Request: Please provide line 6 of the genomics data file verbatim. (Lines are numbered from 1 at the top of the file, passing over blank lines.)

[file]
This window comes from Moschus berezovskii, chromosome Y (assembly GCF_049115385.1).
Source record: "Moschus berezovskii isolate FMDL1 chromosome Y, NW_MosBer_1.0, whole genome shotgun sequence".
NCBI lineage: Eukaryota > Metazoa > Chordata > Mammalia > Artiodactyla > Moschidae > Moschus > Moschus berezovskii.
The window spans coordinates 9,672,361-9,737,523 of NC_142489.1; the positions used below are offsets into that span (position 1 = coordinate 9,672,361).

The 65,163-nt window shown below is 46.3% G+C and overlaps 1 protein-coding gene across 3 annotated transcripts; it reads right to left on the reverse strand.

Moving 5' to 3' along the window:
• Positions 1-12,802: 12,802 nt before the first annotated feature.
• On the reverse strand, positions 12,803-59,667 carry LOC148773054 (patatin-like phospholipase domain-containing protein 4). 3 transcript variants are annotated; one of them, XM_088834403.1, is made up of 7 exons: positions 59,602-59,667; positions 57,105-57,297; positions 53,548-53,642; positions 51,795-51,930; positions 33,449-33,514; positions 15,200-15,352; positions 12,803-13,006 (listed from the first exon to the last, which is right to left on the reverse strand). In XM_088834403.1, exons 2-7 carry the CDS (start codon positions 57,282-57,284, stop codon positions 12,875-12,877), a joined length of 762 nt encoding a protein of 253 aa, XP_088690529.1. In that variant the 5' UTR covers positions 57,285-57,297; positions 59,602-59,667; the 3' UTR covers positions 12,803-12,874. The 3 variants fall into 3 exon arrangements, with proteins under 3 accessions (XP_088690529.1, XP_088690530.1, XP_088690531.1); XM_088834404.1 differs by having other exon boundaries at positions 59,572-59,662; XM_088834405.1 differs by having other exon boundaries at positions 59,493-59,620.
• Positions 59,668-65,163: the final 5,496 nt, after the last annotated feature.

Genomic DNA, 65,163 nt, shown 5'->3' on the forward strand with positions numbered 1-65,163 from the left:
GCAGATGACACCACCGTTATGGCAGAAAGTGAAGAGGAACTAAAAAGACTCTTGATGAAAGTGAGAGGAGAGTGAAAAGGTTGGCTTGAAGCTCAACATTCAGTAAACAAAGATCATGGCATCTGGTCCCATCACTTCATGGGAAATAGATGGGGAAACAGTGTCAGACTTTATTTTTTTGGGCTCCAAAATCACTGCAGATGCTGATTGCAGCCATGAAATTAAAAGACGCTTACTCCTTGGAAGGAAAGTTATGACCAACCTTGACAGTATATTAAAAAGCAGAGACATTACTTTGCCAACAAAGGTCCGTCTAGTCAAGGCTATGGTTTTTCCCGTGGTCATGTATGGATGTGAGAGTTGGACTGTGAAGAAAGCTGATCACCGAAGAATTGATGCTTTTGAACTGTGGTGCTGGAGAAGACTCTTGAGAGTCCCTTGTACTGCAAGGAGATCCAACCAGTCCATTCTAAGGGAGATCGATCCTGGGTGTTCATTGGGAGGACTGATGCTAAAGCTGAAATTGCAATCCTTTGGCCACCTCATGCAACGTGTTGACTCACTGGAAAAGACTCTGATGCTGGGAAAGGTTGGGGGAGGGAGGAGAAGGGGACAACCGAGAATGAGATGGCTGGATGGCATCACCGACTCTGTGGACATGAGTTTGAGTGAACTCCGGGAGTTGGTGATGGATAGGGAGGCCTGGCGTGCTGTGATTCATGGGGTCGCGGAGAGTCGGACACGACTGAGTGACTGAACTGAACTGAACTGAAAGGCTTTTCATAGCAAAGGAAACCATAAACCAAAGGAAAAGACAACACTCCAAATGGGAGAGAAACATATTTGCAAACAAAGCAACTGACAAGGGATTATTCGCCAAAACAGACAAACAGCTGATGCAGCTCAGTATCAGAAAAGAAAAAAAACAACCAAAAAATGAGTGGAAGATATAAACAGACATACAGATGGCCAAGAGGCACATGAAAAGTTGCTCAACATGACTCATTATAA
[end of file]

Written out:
Moving 5' to 3' along the window: